It offers 12Mp stills, records 1,280x7200-pixel HD video clips at 30fps and is capable of continuous shooting for action photography of up to 11fps. The Pentax X90's focal range is a wide angle 26-676mm in 35mm film terms. This goes some way towards justifying the £300 asking price and Pentax's claim that it does everything but the ironing.
The control layout is busy yet thoughtfully implemented at the same time. The Pentax X90's top-plate mode dial features a full complement of creative options. These include program, aperture priority, shutter priority and manual modes. The point-and-shoot Auto Picture mode, meanwhile, compares scenes against eight onboard presets for common subjects. Mostly reliable, it's sometimes confused by busy scenes. The advantage of having both manual automatic modes is that less experienced photographers can experiment as they get to know the camera and its extensive capabilities.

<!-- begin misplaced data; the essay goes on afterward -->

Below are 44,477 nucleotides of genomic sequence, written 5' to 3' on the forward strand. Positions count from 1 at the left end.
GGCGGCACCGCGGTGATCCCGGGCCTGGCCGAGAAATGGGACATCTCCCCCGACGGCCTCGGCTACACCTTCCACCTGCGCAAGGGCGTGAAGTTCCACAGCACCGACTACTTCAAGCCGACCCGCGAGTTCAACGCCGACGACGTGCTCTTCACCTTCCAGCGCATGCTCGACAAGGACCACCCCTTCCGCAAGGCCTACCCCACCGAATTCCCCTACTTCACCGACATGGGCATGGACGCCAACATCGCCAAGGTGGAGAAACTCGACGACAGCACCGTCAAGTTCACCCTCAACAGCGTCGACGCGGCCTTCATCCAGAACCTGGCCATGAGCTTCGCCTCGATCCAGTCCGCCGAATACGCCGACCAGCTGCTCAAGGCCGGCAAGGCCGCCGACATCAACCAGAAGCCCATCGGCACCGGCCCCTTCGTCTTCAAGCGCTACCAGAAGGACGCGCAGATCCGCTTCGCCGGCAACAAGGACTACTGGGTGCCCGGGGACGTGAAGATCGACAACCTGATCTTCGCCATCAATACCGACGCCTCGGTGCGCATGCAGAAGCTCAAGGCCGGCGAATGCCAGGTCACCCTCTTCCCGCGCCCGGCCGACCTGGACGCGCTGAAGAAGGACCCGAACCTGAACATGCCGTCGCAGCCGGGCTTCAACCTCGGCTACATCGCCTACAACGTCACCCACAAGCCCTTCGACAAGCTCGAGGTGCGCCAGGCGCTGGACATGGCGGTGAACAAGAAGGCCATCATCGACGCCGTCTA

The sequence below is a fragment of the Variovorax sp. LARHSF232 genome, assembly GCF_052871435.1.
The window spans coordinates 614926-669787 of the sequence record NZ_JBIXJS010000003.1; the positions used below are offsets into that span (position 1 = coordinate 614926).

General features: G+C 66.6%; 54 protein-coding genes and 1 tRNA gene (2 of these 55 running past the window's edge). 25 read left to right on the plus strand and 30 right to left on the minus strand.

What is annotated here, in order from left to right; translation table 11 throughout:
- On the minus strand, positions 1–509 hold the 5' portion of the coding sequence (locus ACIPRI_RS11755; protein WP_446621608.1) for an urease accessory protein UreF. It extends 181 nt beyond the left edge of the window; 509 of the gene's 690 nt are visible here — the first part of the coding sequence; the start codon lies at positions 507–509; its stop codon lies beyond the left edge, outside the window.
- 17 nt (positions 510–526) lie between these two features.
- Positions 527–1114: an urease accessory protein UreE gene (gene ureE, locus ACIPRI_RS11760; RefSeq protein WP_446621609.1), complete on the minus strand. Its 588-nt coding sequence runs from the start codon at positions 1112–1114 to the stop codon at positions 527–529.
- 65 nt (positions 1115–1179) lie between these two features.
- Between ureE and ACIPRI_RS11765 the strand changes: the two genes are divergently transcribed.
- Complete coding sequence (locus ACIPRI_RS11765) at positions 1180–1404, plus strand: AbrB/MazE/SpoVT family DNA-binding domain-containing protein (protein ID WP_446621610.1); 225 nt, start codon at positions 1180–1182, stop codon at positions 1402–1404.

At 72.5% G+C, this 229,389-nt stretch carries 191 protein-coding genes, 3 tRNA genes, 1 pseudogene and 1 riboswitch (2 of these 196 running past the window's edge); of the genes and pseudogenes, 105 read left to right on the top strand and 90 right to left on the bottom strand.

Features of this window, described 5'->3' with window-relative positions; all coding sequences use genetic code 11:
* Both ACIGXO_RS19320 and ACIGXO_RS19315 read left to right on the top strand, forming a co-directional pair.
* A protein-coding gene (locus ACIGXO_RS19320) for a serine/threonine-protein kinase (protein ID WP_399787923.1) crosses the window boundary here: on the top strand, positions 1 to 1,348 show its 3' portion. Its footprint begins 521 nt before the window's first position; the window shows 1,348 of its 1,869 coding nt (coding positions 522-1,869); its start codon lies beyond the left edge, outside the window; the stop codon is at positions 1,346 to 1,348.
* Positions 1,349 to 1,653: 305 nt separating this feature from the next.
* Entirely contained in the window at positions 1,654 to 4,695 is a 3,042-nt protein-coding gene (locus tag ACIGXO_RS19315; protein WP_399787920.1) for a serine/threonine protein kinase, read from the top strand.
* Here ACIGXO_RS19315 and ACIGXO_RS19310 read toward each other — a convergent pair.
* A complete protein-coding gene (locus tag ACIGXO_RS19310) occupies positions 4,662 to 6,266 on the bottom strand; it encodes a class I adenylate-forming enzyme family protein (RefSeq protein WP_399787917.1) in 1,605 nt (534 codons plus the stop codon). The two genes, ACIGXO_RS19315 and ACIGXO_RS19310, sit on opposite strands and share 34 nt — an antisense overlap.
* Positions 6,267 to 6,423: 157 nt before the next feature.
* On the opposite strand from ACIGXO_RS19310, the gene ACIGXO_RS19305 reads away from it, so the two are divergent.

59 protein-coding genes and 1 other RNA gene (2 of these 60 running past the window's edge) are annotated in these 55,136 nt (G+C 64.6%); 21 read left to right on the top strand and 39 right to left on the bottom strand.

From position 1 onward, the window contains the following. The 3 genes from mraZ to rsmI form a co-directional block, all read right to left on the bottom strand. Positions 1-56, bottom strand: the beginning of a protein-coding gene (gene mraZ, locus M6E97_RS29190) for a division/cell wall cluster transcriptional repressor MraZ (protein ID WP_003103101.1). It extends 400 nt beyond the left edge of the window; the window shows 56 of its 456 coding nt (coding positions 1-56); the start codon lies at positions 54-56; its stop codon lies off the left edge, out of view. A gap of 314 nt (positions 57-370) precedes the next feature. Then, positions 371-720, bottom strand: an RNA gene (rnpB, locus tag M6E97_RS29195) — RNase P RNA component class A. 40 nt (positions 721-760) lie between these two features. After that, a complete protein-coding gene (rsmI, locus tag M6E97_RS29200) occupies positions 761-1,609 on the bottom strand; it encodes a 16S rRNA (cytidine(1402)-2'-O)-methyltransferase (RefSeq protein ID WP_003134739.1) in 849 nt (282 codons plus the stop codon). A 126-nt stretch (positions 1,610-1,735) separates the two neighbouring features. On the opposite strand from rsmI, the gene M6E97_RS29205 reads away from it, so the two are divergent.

With the camera powering up in just over a second, Pentax has included a further Intelligent Zoom function. This runs on from the end of the optical range if you keep a forefinger on the zoom lever encircling the shutter release button. It incrementally boosts telephoto performance to either a 33.9x equivalent at 7Mp or a mind-blowing 162.5x if you don't mind shooting at a fuzzy 640x480-pixel resolution. The lower resolutions are because the camera is effectively cropping the image to give the appearance of having zoomed in.
In terms of picture quality, sensor shift anti-shake is fairly good at preventing blur when shooting at the maximum optical telephoto setting or in low light, although images appear quite noisy and lose detail at ISO1600 and above. There are three Jpeg quality levels offered by the X90, but no uncompressed RAW file option. Also, the optical zoom is disabled when video recording commences. More fun are its digital effects filters, including Toy Camera and Retro-feel, applied to the image in playback mode rather than at the point of capture.
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